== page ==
Revealed: Number of extra CCTV cameras Gardaí need to police Kilkenny City

“We'd love to have a camera at every junction, on every street," Sgt Peter McConnon said.

Darren Hassett

Reporter:

Darren Hassett

Email:

darren.hassett@kilkennypeople.ie

Kilkenny Kilkenny Kilkenny

More CCTV cameras needed in Kilkenny

Kilkenny needs up to 15 additional CCTV cameras and Gardaí will be seeking funding from the local authority for the technology.

At a recent meeting , the JPC heard from Chief Superintendent of the Kilkenny/Carlow Garda Division, Dominic Hayes, who discussed Kilkenny’s CCTV capacity.

He told committee members that he would be making a request to the Council for funding for more cameras.

He said there is a “serious funding issue” in respect of the provision of CCTV and they will be looking for the additional cameras over a phased basis for traffic control, crime prevention and public order.

Members were shown footage from cameras around the City and Chief Supt Hayes highlighted the Parade area and said “further down Castle Road there is nothing and it is something we need to improve on”.

He added that on the Old Dublin Road roundabouts they also need more cameras but that ducting had gone into new thoroughfares and roads so the additional CCTV needs would not be costly.

Sgt Peter McConnon, Crime Prevention Officer for the Kilkenny/Carlow Garda Divison, also spoke on the issue, he said the demographics have changed and there is a need to “prioritise areas of footfall”.

“We'd love to have a camera at every junction, on every street. See what happened in Toronto during the week, things like that can happen,” he said.

On April 23, 10 people were killed and 16 were injured after a man in a rental van drove down a sidewalk in Toronto running down pedestrians.

Sgt McConnon added that CCTV cameras are a huge tool in preventing and policing crime and the Gardaí are too reliant on private enterprises to provide CCTV.

The Gardaí have submitted a report on the Peace Park War Memorial recommending the installation of two CCTV cameras in that area covering the Central Access Scheme bridge and parts of the Abbey Quarter.

Chairperson of the JPC, Cllr Fidelis Doherty, asked the Gardaí to identify locations for assistance in budget decisions.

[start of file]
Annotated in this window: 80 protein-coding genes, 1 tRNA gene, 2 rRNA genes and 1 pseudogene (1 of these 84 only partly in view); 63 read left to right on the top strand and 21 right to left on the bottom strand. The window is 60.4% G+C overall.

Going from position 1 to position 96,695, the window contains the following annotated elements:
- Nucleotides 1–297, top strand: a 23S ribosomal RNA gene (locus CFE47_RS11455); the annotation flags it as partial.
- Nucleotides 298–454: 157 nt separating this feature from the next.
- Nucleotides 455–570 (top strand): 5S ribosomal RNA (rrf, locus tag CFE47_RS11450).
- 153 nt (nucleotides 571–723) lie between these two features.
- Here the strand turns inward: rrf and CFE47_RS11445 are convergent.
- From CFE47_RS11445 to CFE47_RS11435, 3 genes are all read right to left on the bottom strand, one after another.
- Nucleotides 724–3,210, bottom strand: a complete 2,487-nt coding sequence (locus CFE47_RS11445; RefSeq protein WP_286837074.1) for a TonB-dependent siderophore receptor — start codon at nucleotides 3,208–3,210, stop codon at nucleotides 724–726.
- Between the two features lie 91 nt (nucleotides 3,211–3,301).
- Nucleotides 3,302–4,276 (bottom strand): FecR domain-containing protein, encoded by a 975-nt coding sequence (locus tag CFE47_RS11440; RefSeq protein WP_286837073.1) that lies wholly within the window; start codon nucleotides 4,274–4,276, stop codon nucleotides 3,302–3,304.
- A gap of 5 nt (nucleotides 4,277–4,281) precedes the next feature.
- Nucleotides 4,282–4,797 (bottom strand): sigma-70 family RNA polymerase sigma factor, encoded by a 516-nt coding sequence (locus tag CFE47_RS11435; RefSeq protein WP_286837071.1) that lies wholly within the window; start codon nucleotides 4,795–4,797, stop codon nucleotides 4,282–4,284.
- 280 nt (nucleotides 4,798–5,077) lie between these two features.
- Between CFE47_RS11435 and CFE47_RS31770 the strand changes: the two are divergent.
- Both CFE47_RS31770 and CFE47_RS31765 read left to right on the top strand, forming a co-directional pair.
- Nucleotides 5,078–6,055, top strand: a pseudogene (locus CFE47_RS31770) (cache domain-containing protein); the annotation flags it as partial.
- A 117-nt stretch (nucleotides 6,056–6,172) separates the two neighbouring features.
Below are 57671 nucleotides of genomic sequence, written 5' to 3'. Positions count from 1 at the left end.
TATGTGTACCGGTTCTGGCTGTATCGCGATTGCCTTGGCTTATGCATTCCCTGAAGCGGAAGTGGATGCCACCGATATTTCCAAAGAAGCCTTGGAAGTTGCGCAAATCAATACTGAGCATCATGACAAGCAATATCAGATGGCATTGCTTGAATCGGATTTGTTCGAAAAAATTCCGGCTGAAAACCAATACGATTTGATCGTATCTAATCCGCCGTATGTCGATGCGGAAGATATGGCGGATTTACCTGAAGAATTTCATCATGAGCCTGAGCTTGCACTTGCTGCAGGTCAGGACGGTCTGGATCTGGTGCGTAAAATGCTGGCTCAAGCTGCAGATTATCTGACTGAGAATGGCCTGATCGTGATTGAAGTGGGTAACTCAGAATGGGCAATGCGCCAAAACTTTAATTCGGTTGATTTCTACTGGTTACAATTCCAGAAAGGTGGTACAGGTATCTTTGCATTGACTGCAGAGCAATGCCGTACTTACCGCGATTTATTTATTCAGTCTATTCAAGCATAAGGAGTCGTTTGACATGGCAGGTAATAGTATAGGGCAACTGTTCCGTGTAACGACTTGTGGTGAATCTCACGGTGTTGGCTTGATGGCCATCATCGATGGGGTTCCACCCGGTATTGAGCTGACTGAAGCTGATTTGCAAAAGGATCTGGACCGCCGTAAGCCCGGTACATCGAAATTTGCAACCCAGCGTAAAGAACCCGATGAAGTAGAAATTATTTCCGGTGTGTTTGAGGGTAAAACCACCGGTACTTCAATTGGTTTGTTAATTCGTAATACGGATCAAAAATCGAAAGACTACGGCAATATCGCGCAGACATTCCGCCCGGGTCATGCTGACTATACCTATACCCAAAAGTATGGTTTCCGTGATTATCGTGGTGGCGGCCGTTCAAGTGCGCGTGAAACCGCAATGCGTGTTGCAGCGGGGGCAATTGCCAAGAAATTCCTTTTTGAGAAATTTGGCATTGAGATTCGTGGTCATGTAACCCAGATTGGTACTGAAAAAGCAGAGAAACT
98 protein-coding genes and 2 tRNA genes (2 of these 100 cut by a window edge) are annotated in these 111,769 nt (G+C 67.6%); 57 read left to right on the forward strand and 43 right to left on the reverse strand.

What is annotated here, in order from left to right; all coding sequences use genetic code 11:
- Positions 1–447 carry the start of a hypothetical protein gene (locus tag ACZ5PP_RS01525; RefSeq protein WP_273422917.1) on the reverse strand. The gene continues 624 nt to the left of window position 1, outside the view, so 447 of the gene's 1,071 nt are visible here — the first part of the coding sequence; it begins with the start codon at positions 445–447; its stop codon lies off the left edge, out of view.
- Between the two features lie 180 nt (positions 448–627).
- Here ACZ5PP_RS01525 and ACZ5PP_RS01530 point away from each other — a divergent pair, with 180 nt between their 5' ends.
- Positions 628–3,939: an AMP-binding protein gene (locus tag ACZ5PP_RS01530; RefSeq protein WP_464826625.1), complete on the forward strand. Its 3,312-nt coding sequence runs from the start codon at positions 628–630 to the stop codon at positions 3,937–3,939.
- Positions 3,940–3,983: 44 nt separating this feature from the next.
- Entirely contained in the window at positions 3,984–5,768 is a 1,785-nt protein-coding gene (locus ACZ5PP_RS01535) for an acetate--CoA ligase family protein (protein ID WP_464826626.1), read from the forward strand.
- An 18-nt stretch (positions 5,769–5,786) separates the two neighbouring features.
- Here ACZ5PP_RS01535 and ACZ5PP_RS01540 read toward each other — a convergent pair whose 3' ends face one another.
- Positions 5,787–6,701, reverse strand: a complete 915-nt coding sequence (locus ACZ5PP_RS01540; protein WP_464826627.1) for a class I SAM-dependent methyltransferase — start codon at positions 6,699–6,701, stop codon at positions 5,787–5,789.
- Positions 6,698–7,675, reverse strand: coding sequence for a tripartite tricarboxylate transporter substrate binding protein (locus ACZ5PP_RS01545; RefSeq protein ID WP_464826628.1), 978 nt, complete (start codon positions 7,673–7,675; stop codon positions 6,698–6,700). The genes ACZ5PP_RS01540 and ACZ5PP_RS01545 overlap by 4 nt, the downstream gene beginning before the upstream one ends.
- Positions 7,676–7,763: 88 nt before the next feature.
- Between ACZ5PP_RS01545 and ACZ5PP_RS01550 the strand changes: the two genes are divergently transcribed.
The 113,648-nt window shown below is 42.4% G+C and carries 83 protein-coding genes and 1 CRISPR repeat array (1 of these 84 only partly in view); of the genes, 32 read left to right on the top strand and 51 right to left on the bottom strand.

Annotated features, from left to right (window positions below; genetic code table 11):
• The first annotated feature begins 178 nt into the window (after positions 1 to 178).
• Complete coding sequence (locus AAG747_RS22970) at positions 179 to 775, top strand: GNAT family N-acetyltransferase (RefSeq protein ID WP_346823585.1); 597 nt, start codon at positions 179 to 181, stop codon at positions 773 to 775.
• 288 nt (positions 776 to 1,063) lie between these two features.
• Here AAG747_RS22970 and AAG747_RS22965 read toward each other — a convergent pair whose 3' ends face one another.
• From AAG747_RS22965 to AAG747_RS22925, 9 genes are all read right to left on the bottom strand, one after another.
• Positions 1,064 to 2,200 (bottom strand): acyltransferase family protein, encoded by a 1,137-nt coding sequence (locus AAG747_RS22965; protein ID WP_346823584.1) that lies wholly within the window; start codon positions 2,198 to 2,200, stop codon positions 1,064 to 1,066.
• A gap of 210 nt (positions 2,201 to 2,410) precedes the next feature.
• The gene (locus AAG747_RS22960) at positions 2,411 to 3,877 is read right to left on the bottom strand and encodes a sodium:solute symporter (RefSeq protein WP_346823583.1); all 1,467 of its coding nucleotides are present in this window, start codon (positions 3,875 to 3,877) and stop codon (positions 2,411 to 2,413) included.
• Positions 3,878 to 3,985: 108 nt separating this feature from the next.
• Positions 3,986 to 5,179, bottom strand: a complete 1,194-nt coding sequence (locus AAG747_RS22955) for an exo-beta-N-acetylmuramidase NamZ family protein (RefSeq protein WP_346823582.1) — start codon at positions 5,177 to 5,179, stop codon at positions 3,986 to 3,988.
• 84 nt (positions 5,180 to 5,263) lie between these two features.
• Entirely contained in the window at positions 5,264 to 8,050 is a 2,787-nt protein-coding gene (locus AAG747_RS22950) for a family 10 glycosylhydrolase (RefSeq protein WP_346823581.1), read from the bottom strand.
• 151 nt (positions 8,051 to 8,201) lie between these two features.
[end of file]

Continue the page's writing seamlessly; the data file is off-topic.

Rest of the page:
Cllr David Kennedy asked how many CCTV cameras are needed and Chief Supt Hayes said: “How long is a piece of string?

“Possibly over the long term we’d be looking at 10-15 locations but we’re looking at 3-4 initially.”

Cllr Patrick McKee said City representatives “did have a more significant budget with the Borough Council and its loss is being felt”.

Cllr McKee fully supported an agreement in principle for the funding of the CCTV and called for an agreement to be reached between party whips and the Council executive on the funding allocation.

“This is critical,” he added. Meanwhile, the Kilkenny People revealed last week that the Government’s Community Based CCTV scheme has been “paused” in Kilkenny over an issue with local authorities being the data controller of the CCTV footage.

Criteria for the scheme dictates that the community organisation applying for the CCTV funding must have the prior support of the relevant local authority, who “must act as data controller”.

Last month’s meeting of Kilkenny’s Joint Policing Committee heard that City and County managers met with the Data Protection Commissioner and they are “awaiting guidance” on the issue of them being the data controller.

The county executives wrote to the Department of Justice asking them that they “pause” the CCTV scheme until that guidance from the DPC is received.